Knowing I may have to sacrifice some things over others I narrowed it down to a few potential bunks. Making sure to avoid one of the four housing wings in the unit entirely (there is wing 100, 200, 300, and 400). Throughout Nebraska its 3 man cells/cubes, which is set up as a single lower bunk plus a lower and upper double bunk (Kansas has 2 man single bunks which gives it a more open and less crowded feel). The lowers are given out for medical purposes or by seniority. Tops are always easier to come by. A group of us made an attempt to band together and build our own little community in wing 400 but I found what looked like a great spot in 200. Both of the guys in the cube I considered work all day in the education building, are rarely there, keep to themselves, and are a couple of the last likely to have contraband. I put in my request and carted my locker down the interior sidewalk of the yard a mere 50 yards door to door. Luckily I just got my locker switched out and in place as an announcement was made over the intercom. “Anyone moving from Kansas leave the lockers where they are at. Do not move your lockers.”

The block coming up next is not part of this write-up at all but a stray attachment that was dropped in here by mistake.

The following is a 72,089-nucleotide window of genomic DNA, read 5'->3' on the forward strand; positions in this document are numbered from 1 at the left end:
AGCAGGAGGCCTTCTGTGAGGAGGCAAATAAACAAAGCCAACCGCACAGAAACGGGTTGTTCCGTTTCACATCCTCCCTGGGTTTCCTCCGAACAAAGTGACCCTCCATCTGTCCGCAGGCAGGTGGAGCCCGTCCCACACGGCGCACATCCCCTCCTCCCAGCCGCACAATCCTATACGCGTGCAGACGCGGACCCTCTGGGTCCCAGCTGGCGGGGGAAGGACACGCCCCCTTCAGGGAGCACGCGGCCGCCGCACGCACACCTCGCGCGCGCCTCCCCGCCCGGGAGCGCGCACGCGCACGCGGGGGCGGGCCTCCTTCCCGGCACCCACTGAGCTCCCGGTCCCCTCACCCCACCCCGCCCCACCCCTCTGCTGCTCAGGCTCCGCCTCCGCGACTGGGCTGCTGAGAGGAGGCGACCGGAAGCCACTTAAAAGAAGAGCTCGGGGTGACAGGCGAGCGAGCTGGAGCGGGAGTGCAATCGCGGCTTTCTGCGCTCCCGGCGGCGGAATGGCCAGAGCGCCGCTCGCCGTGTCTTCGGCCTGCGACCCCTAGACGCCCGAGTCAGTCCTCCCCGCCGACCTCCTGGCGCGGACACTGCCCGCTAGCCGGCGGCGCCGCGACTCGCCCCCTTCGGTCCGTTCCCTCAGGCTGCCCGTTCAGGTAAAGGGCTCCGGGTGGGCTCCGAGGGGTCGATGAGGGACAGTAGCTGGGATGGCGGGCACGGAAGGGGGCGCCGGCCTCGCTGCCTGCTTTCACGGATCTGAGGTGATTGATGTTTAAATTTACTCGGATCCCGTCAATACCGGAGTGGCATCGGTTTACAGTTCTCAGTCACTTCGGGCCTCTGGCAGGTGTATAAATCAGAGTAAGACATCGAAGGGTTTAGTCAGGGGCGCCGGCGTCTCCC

Some lockers have additional shelving, hooks, and are in better condition than others. I disinfect the plastic covered mattress pad and pin up my photos & amazing-countdown-calendar that my Fiance’ Anna custom made for me on my board-of-dreams (cork board on the block wall next to my bunk). I notice the ladder is missing so climbing up involves a careful step up onto the desk to reach the top. My first night took some adjusting.